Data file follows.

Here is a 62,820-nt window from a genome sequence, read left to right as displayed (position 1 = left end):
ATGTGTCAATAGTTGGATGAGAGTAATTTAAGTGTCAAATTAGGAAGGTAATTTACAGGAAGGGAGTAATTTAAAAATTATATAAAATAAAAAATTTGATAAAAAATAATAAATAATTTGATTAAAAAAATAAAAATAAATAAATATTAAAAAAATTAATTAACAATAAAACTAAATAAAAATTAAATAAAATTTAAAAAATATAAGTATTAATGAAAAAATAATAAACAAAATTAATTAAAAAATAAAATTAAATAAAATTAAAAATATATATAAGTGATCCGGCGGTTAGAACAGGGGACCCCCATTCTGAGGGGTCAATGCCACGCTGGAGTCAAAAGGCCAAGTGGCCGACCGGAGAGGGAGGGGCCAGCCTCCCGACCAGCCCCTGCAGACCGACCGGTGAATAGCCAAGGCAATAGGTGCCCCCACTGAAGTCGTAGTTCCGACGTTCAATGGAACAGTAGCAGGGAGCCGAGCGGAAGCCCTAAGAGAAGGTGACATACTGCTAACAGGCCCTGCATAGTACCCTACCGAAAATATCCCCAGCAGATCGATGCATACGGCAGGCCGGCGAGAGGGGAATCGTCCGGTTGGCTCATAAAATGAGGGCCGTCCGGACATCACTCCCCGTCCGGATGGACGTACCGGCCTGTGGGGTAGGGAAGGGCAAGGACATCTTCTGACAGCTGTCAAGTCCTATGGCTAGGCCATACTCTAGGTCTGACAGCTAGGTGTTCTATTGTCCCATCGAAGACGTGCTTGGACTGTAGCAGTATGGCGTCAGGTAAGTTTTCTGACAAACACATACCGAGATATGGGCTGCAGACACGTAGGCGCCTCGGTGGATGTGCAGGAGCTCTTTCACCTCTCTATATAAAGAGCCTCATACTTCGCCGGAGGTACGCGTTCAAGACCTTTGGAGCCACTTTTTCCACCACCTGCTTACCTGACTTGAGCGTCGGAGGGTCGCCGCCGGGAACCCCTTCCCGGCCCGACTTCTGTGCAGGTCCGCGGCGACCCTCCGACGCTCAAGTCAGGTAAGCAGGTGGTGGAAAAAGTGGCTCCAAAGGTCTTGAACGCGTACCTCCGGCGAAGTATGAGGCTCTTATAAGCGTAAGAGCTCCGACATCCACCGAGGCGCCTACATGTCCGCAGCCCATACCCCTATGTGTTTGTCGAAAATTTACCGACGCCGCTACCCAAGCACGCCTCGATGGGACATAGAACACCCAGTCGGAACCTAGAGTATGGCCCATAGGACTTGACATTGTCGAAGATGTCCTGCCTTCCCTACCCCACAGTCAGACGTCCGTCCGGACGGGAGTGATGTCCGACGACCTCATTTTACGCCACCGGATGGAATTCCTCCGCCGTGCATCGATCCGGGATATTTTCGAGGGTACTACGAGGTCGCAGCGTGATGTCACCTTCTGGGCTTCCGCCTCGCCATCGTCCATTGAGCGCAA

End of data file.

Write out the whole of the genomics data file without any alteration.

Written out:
Here is a 62,820-nt window from a genome sequence, read left to right as displayed (position 1 = left end):
ATGTGTCAATAGTTGGATGAGAGTAATTTAAGTGTCAAATTAGGAAGGTAATTTACAGGAAGGGAGTAATTTAAAAATTATATAAAATAAAAAATTTGATAAAAAATAATAAATAATTTGATTAAAAAAATAAAAATAAATAAATATTAAAAAAATTAATTAACAATAAAACTAAATAAAAATTAAATAAAATTTAAAAAATATAAGTATTAATGAAAAAATAATAAACAAAATTAATTAAAAAATAAAATTAAATAAAATTAAAAATATATATAAGTGATCCGGCGGTTAGAACAGGGGACCCCCATTCTGAGGGGTCAATGCCACGCTGGAGTCAAAAGGCCAAGTGGCCGACCGGAGAGGGAGGGGCCAGCCTCCCGACCAGCCCCTGCAGACCGACCGGTGAATAGCCAAGGCAATAGGTGCCCCCACTGAAGTCGTAGTTCCGACGTTCAATGGAACAGTAGCAGGGAGCCGAGCGGAAGCCCTAAGAGAAGGTGACATACTGCTAACAGGCCCTGCATAGTACCCTACCGAAAATATCCCCAGCAGATCGATGCATACGGCAGGCCGGCGAGAGGGGAATCGTCCGGTTGGCTCATAAAATGAGGGCCGTCCGGACATCACTCCCCGTCCGGATGGACGTACCGGCCTGTGGGGTAGGGAAGGGCAAGGACATCTTCTGACAGCTGTCAAGTCCTATGGCTAGGCCATACTCTAGGTCTGACAGCTAGGTGTTCTATTGTCCCATCGAAGACGTGCTTGGACTGTAGCAGTATGGCGTCAGGTAAGTTTTCTGACAAACACATACCGAGATATGGGCTGCAGACACGTAGGCGCCTCGGTGGATGTGCAGGAGCTCTTTCACCTCTCTATATAAAGAGCCTCATACTTCGCCGGAGGTACGCGTTCAAGACCTTTGGAGCCACTTTTTCCACCACCTGCTTACCTGACTTGAGCGTCGGAGGGTCGCCGCCGGGAACCCCTTCCCGGCCCGACTTCTGTGCAGGTCCGCGGCGACCCTCCGACGCTCAAGTCAGGTAAGCAGGTGGTGGAAAAAGTGGCTCCAAAGGTCTTGAACGCGTACCTCCGGCGAAGTATGAGGCTCTTATAAGCGTAAGAGCTCCGACATCCACCGAGGCGCCTACATGTCCGCAGCCCATACCCCTATGTGTTTGTCGAAAATTTACCGACGCCGCTACCCAAGCACGCCTCGATGGGACATAGAACACCCAGTCGGAACCTAGAGTATGGCCCATAGGACTTGACATTGTCGAAGATGTCCTGCCTTCCCTACCCCACAGTCAGACGTCCGTCCGGACGGGAGTGATGTCCGACGACCTCATTTTACGCCACCGGATGGAATTCCTCCGCCGTGCATCGATCCGGGATATTTTCGAGGGTACTACGAGGTCGCAGCGTGATGTCACCTTCTGGGCTTCCGCCTCGCCATCGTCCATTGAGCGCAA